What is effective pediatric surgical research?
Pediatric surgical research tackles with unique challenges. Pediatric surgery encompasses a few common childhood diseases and a surplus of very rare complex congenital anomalies. Practically all of them fulfil the definition of rare disease and most carry significant long-term sequela. In addition to surgery, which sometimes starts before the child is born and may continue in adulthood, successful treatment of developmental defects requires continuous input from a multitude of other specialties not only during childhood but also after transition to adult care. In most patients conclusive assessment of surgical outcomes is not possible before adulthood. (Read more)
There are efficient ways to overcome these obstacles and acquire robust evidence-based data to guide surgical care of children. Multicentre research collaboration, concentration of care and subspecialisation has benefitted patients with biliary atresia and necrotising enterocolitis by providing multicentre databases, enabling randomized control trials and advancing quality of care. Other complex neonatal surgical conditions will soon follow the suit to gain real advancement in their outcomes. Ongoing randomized controlled trials on novel medical therapies conducted by multidisciplinary group of investigators in collaborative centres have genuine possibility to augment surgical outcomes in patients with intestinal failure, biliary atresia and necrotising enterocolitis for the first time, and others will come. Importance of universal patient data bases with routine biobanking is highlighted in those congenital conditions, where surgery alone is not able to restore physiological organ function. Better understanding of the genetic disease pathophysiology and accurate genotype-phenotype correlation could allow individually tailored surgical treatment and establish basis for novel cell-replacement therapies. Research collaboration with adult physicians has started to unravel best management of long-term medical consequences of developmental defects.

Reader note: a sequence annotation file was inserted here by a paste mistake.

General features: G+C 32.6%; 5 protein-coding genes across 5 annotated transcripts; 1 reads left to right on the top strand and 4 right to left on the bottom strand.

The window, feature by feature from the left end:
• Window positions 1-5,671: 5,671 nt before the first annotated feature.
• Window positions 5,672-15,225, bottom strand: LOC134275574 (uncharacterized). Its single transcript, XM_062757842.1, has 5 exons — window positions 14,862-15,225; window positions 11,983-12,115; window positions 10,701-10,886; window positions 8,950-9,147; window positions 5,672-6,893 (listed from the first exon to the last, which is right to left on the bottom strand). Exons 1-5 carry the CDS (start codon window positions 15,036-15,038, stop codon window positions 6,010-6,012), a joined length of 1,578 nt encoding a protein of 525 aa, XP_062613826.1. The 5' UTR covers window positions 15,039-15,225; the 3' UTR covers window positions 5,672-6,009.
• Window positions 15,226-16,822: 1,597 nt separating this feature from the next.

At international level, recent establishment of European rare disease networks has provided a platform to pursue these targets. Hopefully, national decision makers will strengthen current development as well, when reorganising Finnish healthcare in near future. Besides economical input and pushing for multicentre collaborative research activity, European rare disease networks have brought patients amongst researchers, which will undoubtedly increase validity of clinical trials. It seems quite bizarre already that we have studied surgical outcomes for decades without asking the patients themselves what they regard essential. After all, it’s all about ourselves and our willingness to co-operate to perform effective pediatric surgical research and achieve the best possible outcomes for our patients – they deserve it.